Second, you need to accept that degree of ignorance and do something constructive about it, like getting a college or university degree that requires studying and writing in your mother tongue. If you are to be intellectually honest about calling yourself a translator, and if you want to behave ethically as a professional translator, you owe it to yourself, your clients, and your loved ones.

I am not particularly interested in hearing about how many years of translation work you have done. What started as a deceit, even if it was a lie of omission in order to work, eat and have a roof over you, needs to find its way to an honest way of living. As for obtaining a college or university diploma from educating yourself in your mother tongue, you have a multitude of choices, and not all of them involve filing for a Pell grant or incurring heavy amounts of debt. There are MOOC courses, free online courses and other pathways to achieving what I’m recommending you to do. Please consider these options seriously.

But this is not just a call for you all to improve your knowledge of your mother tongue. Your pretense of being a translator when you are not is hurting the livelihood of translators who made sacrifices, who received a university education, who knew or discovered they had a talent for writing and became competent at it in two languages. You may continue to deceive your customers, who think that, by hearing you speak in, say, Spanish, you are equally competent in writing in that language. But you are not. You are hurting the rest of us translators because you go after our clients, you flood social media, networking and job websites with your resumes and pretend to be one of us, but you are not.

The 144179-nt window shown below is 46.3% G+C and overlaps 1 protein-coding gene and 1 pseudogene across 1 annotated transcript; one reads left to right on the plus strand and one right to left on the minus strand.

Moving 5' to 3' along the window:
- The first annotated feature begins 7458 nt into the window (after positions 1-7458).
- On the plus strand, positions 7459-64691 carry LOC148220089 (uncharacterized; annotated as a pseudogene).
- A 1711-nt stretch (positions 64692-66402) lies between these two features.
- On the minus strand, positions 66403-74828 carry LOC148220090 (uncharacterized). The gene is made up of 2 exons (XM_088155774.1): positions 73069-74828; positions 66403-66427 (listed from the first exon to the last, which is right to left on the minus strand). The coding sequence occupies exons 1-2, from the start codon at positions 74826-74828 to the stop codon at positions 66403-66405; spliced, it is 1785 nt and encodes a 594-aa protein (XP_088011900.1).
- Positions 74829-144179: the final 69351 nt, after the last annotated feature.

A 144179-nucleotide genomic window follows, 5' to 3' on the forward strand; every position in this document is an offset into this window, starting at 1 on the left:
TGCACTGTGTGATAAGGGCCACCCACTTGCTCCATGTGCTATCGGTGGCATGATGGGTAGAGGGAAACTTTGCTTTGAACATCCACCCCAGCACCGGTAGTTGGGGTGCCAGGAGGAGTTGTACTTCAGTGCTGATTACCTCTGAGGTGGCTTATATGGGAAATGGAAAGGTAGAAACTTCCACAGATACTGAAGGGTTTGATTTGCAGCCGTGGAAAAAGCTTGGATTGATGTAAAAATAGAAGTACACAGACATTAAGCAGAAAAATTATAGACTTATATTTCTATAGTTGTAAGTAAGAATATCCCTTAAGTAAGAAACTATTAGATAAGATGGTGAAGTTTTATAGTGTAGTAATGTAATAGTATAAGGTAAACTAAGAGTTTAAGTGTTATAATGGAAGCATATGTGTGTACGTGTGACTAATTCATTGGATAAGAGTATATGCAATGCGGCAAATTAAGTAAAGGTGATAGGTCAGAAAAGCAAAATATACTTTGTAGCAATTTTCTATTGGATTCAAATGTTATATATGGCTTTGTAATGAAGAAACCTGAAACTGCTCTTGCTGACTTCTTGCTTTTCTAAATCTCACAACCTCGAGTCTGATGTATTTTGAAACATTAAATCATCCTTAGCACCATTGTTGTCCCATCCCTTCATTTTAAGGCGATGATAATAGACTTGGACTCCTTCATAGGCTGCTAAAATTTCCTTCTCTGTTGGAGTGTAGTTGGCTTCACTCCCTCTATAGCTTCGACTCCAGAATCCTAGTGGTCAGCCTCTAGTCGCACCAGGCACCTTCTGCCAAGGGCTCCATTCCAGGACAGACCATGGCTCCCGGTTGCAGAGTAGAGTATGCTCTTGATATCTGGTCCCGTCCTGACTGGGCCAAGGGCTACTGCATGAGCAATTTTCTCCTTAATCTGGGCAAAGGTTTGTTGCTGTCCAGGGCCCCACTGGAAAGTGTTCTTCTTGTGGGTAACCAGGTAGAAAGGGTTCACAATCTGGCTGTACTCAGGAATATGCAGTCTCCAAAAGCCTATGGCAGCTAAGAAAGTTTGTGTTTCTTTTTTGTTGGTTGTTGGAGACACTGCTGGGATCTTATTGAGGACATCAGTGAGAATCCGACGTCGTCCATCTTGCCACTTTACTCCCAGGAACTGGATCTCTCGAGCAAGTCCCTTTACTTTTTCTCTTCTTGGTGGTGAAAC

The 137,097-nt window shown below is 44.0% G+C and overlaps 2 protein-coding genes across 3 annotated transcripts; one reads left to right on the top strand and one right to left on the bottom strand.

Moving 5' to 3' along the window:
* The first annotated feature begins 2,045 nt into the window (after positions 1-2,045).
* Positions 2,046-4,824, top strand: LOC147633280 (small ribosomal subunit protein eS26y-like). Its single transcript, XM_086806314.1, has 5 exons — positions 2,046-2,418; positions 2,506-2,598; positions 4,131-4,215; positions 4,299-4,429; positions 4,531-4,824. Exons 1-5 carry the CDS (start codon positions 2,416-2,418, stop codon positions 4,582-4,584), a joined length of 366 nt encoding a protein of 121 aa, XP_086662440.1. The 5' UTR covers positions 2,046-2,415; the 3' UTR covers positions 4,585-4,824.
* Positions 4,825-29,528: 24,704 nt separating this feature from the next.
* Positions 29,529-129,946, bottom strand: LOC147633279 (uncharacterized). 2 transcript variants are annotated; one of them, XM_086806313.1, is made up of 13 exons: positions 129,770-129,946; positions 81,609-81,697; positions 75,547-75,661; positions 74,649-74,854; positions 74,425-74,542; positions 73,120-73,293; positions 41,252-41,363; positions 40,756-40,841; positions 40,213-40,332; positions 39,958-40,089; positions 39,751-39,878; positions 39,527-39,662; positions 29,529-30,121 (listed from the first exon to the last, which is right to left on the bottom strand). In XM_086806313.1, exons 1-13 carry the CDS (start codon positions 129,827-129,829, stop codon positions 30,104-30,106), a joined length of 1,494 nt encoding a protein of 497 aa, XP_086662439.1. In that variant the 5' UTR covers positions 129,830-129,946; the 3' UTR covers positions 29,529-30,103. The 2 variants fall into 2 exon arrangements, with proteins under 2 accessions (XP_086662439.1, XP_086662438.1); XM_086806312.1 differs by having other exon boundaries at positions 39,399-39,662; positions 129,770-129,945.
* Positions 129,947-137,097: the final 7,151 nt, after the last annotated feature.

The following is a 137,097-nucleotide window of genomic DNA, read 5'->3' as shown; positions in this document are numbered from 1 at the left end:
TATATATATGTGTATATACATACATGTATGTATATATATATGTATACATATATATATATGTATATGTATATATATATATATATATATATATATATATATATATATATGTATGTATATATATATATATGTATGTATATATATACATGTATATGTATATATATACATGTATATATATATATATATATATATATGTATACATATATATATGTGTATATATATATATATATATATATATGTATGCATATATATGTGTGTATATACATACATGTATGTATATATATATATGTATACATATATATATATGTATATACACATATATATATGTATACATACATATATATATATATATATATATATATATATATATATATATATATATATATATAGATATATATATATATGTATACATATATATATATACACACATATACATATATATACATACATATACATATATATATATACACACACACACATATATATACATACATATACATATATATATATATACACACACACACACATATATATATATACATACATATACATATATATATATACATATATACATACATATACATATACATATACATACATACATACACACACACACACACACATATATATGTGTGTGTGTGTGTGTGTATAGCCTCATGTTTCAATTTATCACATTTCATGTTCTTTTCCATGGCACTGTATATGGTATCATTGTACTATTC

I wish the profession of translator were regulated, that a 4-year university diploma were mandatory and a written exam in the foreign language were also mandatory. You fail either of those requirements and you are barred from calling yourself a translator or seeking translation work. That’s my pipe dream, anyway. I, for one, built my profession on an avocation, on solid homework through all the educational levels, from kindergarten all the way through graduate school, in my mother tongue, may I add. I am a translator because I enjoy writing very much. Colleagues of mine who are equally competent can say the same thing.

Sooner or later, your mask will slip off and your incompetent writing will show. Then you will discover the tragic sadness of having built your reputation on sand. Please, stop being an impostor, decide if you want to continue deceiving others with your subpar, mediocre writing in your mother tongue. You should enjoy writing because your writing is you. If you cannot be yourself when you write in your mother tongue, you have no business working as a translator.

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Filed under Business of writing, Reputation, Translation as writing